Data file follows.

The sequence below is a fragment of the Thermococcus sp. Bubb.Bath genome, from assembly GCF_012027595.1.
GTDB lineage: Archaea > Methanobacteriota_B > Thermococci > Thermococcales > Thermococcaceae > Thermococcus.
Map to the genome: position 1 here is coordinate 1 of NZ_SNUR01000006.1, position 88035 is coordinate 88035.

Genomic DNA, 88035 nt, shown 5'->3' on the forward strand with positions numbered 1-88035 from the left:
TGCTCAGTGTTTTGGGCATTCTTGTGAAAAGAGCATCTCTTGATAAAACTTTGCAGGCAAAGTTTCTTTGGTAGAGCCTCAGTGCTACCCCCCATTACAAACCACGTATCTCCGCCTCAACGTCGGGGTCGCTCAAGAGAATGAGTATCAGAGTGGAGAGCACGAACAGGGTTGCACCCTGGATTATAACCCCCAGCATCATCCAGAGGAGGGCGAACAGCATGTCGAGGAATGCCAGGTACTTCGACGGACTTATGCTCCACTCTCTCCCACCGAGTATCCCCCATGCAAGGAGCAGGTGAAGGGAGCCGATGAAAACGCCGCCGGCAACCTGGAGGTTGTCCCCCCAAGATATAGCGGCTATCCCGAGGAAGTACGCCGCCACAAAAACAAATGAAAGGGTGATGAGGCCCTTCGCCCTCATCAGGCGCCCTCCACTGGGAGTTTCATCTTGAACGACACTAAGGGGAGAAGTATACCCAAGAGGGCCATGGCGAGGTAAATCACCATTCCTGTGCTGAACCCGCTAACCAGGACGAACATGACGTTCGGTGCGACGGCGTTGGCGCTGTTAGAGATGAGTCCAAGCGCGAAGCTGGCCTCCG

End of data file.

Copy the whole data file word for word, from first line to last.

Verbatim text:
The sequence below is a fragment of the Thermococcus sp. Bubb.Bath genome, from assembly GCF_012027595.1.
GTDB lineage: Archaea > Methanobacteriota_B > Thermococci > Thermococcales > Thermococcaceae > Thermococcus.
Map to the genome: position 1 here is coordinate 1 of NZ_SNUR01000006.1, position 88035 is coordinate 88035.

Genomic DNA, 88035 nt, shown 5'->3' on the forward strand with positions numbered 1-88035 from the left:
TGCTCAGTGTTTTGGGCATTCTTGTGAAAAGAGCATCTCTTGATAAAACTTTGCAGGCAAAGTTTCTTTGGTAGAGCCTCAGTGCTACCCCCCATTACAAACCACGTATCTCCGCCTCAACGTCGGGGTCGCTCAAGAGAATGAGTATCAGAGTGGAGAGCACGAACAGGGTTGCACCCTGGATTATAACCCCCAGCATCATCCAGAGGAGGGCGAACAGCATGTCGAGGAATGCCAGGTACTTCGACGGACTTATGCTCCACTCTCTCCCACCGAGTATCCCCCATGCAAGGAGCAGGTGAAGGGAGCCGATGAAAACGCCGCCGGCAACCTGGAGGTTGTCCCCCCAAGATATAGCGGCTATCCCGAGGAAGTACGCCGCCACAAAAACAAATGAAAGGGTGATGAGGCCCTTCGCCCTCATCAGGCGCCCTCCACTGGGAGTTTCATCTTGAACGACACTAAGGGGAGAAGTATACCCAAGAGGGCCATGGCGAGGTAAATCACCATTCCTGTGCTGAACCCGCTAACCAGGACGAACATGACGTTCGGTGCGACGGCGTTGGCGCTGTTAGAGATGAGTCCAAGCGCGAAGCTGGCCTCCG